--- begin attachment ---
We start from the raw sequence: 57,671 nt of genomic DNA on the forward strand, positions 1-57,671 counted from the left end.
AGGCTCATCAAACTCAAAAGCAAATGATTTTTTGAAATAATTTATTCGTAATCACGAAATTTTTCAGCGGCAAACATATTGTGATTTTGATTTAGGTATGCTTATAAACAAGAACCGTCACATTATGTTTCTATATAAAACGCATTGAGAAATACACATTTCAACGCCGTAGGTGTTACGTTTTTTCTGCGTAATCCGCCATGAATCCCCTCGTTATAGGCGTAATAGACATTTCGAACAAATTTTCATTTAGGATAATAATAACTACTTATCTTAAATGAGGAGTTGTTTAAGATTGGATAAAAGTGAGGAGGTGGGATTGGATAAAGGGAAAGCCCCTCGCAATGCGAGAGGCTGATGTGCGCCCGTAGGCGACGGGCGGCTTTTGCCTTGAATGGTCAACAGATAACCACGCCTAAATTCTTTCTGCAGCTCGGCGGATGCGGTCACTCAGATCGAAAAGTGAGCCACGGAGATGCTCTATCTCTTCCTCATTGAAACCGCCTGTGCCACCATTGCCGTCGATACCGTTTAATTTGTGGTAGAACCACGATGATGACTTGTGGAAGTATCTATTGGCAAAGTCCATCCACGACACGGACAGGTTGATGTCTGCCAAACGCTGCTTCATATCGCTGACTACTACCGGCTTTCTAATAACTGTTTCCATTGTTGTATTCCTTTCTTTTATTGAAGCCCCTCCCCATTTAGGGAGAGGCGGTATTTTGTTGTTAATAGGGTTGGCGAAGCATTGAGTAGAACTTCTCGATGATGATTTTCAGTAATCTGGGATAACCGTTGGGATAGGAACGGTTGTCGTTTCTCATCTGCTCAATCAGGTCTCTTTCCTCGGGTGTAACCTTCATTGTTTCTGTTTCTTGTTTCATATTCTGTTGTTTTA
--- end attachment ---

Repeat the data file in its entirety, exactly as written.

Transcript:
We start from the raw sequence: 57,671 nt of genomic DNA on the forward strand, positions 1-57,671 counted from the left end.
AGGCTCATCAAACTCAAAAGCAAATGATTTTTTGAAATAATTTATTCGTAATCACGAAATTTTTCAGCGGCAAACATATTGTGATTTTGATTTAGGTATGCTTATAAACAAGAACCGTCACATTATGTTTCTATATAAAACGCATTGAGAAATACACATTTCAACGCCGTAGGTGTTACGTTTTTTCTGCGTAATCCGCCATGAATCCCCTCGTTATAGGCGTAATAGACATTTCGAACAAATTTTCATTTAGGATAATAATAACTACTTATCTTAAATGAGGAGTTGTTTAAGATTGGATAAAAGTGAGGAGGTGGGATTGGATAAAGGGAAAGCCCCTCGCAATGCGAGAGGCTGATGTGCGCCCGTAGGCGACGGGCGGCTTTTGCCTTGAATGGTCAACAGATAACCACGCCTAAATTCTTTCTGCAGCTCGGCGGATGCGGTCACTCAGATCGAAAAGTGAGCCACGGAGATGCTCTATCTCTTCCTCATTGAAACCGCCTGTGCCACCATTGCCGTCGATACCGTTTAATTTGTGGTAGAACCACGATGATGACTTGTGGAAGTATCTATTGGCAAAGTCCATCCACGACACGGACAGGTTGATGTCTGCCAAACGCTGCTTCATATCGCTGACTACTACCGGCTTTCTAATAACTGTTTCCATTGTTGTATTCCTTTCTTTTATTGAAGCCCCTCCCCATTTAGGGAGAGGCGGTATTTTGTTGTTAATAGGGTTGGCGAAGCATTGAGTAGAACTTCTCGATGATGATTTTCAGTAATCTGGGATAACCGTTGGGATAGGAACGGTTGTCGTTTCTCATCTGCTCAATCAGGTCTCTTTCCTCGGGTGTAACCTTCATTGTTTCTGTTTCTTGTTTCATATTCTGTTGTTTTA